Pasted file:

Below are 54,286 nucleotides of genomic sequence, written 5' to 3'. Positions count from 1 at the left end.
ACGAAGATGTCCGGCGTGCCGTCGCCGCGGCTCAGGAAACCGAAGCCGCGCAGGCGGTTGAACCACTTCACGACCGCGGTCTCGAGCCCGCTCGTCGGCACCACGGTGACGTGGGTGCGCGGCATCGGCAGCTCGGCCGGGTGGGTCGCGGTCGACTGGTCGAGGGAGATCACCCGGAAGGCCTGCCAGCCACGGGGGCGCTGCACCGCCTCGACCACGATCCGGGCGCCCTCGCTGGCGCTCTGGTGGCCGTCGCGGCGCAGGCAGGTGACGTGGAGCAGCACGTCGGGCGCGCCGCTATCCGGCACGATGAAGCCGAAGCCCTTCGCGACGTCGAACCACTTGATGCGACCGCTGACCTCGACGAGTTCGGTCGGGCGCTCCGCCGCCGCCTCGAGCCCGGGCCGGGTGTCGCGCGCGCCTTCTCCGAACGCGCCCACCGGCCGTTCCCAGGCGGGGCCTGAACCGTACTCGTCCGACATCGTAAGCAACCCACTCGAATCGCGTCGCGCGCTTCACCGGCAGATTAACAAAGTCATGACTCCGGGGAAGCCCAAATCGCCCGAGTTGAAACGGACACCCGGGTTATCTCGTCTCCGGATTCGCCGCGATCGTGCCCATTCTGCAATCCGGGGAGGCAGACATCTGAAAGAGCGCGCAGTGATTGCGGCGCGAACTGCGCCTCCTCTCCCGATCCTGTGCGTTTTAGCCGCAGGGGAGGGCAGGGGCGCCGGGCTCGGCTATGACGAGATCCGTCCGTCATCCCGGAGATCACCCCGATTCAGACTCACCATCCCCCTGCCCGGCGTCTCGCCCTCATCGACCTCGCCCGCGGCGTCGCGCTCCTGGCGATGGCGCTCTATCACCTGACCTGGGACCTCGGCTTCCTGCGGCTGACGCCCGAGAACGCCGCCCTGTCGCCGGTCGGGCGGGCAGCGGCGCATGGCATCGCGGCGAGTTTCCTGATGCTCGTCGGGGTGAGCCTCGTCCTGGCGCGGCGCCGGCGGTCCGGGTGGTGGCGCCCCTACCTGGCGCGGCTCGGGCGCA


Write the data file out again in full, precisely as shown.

Below are 54,286 nucleotides of genomic sequence, written 5' to 3'. Positions count from 1 at the left end.
ACGAAGATGTCCGGCGTGCCGTCGCCGCGGCTCAGGAAACCGAAGCCGCGCAGGCGGTTGAACCACTTCACGACCGCGGTCTCGAGCCCGCTCGTCGGCACCACGGTGACGTGGGTGCGCGGCATCGGCAGCTCGGCCGGGTGGGTCGCGGTCGACTGGTCGAGGGAGATCACCCGGAAGGCCTGCCAGCCACGGGGGCGCTGCACCGCCTCGACCACGATCCGGGCGCCCTCGCTGGCGCTCTGGTGGCCGTCGCGGCGCAGGCAGGTGACGTGGAGCAGCACGTCGGGCGCGCCGCTATCCGGCACGATGAAGCCGAAGCCCTTCGCGACGTCGAACCACTTGATGCGACCGCTGACCTCGACGAGTTCGGTCGGGCGCTCCGCCGCCGCCTCGAGCCCGGGCCGGGTGTCGCGCGCGCCTTCTCCGAACGCGCCCACCGGCCGTTCCCAGGCGGGGCCTGAACCGTACTCGTCCGACATCGTAAGCAACCCACTCGAATCGCGTCGCGCGCTTCACCGGCAGATTAACAAAGTCATGACTCCGGGGAAGCCCAAATCGCCCGAGTTGAAACGGACACCCGGGTTATCTCGTCTCCGGATTCGCCGCGATCGTGCCCATTCTGCAATCCGGGGAGGCAGACATCTGAAAGAGCGCGCAGTGATTGCGGCGCGAACTGCGCCTCCTCTCCCGATCCTGTGCGTTTTAGCCGCAGGGGAGGGCAGGGGCGCCGGGCTCGGCTATGACGAGATCCGTCCGTCATCCCGGAGATCACCCCGATTCAGACTCACCATCCCCCTGCCCGGCGTCTCGCCCTCATCGACCTCGCCCGCGGCGTCGCGCTCCTGGCGATGGCGCTCTATCACCTGACCTGGGACCTCGGCTTCCTGCGGCTGACGCCCGAGAACGCCGCCCTGTCGCCGGTCGGGCGGGCAGCGGCGCATGGCATCGCGGCGAGTTTCCTGATGCTCGTCGGGGTGAGCCTCGTCCTGGCGCGGCGCCGGCGGTCCGGGTGGTGGCGCCCCTACCTGGCGCGGCTCGGGCGCA